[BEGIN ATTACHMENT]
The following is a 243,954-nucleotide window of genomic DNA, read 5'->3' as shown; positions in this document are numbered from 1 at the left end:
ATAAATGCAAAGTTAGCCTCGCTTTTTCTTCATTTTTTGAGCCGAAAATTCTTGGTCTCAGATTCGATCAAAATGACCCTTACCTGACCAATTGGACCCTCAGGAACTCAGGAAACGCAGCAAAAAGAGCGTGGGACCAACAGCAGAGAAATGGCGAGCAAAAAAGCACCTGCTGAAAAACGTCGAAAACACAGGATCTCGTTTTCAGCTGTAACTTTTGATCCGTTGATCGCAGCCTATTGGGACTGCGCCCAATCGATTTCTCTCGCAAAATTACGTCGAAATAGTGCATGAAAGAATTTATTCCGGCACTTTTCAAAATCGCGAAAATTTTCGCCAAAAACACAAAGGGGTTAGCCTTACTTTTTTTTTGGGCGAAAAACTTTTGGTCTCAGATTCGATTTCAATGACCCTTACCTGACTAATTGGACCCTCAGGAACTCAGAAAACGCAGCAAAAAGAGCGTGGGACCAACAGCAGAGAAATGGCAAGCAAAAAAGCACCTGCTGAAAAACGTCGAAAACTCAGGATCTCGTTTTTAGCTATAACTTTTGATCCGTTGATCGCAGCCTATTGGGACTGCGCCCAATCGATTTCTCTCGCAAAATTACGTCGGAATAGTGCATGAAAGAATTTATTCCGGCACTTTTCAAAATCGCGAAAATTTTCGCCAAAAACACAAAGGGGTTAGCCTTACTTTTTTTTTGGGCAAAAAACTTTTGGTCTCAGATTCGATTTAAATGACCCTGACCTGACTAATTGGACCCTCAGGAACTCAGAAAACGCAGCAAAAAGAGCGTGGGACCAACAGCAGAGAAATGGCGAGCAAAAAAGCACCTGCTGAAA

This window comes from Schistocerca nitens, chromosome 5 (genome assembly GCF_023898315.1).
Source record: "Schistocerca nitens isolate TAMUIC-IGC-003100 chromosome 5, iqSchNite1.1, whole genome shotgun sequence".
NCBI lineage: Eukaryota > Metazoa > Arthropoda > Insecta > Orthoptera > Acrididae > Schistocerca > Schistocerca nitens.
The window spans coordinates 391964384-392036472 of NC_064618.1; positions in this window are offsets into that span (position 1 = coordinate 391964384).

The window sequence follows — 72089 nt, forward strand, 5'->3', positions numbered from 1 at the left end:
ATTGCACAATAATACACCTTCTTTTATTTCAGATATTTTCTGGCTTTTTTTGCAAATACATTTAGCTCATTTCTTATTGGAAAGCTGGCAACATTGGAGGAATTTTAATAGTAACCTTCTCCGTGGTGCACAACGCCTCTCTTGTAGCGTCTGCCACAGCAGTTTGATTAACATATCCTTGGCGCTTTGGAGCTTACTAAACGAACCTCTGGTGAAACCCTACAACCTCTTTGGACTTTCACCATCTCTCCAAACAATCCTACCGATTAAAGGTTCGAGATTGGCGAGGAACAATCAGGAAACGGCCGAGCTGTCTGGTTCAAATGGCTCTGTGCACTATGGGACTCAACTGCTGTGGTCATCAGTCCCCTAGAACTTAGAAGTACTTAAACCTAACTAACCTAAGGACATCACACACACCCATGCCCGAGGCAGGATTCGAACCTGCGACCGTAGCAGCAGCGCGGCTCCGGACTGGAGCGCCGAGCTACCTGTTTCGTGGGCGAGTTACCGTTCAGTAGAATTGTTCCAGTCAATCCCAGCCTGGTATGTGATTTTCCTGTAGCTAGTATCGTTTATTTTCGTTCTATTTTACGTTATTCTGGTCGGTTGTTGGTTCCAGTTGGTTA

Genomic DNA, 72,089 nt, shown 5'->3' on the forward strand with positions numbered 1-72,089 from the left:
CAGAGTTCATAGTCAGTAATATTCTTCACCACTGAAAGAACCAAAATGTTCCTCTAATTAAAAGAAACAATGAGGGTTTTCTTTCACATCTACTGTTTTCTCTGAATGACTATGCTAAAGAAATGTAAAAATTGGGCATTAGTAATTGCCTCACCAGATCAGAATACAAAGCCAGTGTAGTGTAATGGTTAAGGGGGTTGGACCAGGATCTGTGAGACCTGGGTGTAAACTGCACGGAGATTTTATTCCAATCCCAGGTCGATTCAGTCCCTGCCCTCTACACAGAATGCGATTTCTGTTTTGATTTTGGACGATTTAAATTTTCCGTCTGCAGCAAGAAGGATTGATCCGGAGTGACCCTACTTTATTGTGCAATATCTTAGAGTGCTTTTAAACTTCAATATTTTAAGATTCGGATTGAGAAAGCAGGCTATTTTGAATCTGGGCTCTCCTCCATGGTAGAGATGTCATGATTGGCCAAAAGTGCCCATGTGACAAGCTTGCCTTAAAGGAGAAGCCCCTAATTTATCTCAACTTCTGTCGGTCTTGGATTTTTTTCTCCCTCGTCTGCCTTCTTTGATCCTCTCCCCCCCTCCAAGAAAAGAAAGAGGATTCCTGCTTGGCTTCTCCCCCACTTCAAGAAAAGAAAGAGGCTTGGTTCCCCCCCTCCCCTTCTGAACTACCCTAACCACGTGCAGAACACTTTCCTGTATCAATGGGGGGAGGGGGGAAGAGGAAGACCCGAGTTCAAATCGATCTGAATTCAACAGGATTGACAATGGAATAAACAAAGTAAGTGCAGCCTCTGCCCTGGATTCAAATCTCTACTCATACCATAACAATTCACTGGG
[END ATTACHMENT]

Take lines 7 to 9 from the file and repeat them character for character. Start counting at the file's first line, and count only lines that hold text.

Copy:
The window sequence follows — 72089 nt, forward strand, 5'->3', positions numbered from 1 at the left end:
ATTGCACAATAATACACCTTCTTTTATTTCAGATATTTTCTGGCTTTTTTTGCAAATACATTTAGCTCATTTCTTATTGGAAAGCTGGCAACATTGGAGGAATTTTAATAGTAACCTTCTCCGTGGTGCACAACGCCTCTCTTGTAGCGTCTGCCACAGCAGTTTGATTAACATATCCTTGGCGCTTTGGAGCTTACTAAACGAACCTCTGGTGAAACCCTACAACCTCTTTGGACTTTCACCATCTCTCCAAACAATCCTACCGATTAAAGGTTCGAGATTGGCGAGGAACAATCAGGAAACGGCCGAGCTGTCTGGTTCAAATGGCTCTGTGCACTATGGGACTCAACTGCTGTGGTCATCAGTCCCCTAGAACTTAGAAGTACTTAAACCTAACTAACCTAAGGACATCACACACACCCATGCCCGAGGCAGGATTCGAACCTGCGACCGTAGCAGCAGCGCGGCTCCGGACTGGAGCGCCGAGCTACCTGTTTCGTGGGCGAGTTACCGTTCAGTAGAATTGTTCCAGTCAATCCCAGCCTGGTATGTGATTTTCCTGTAGCTAGTATCGTTTATTTTCGTTCTATTTTACGTTATTCTGGTCGGTTGTTGGTTCCAGTTGGTTA

Genomic DNA, 72,089 nt, shown 5'->3' on the forward strand with positions numbered 1-72,089 from the left: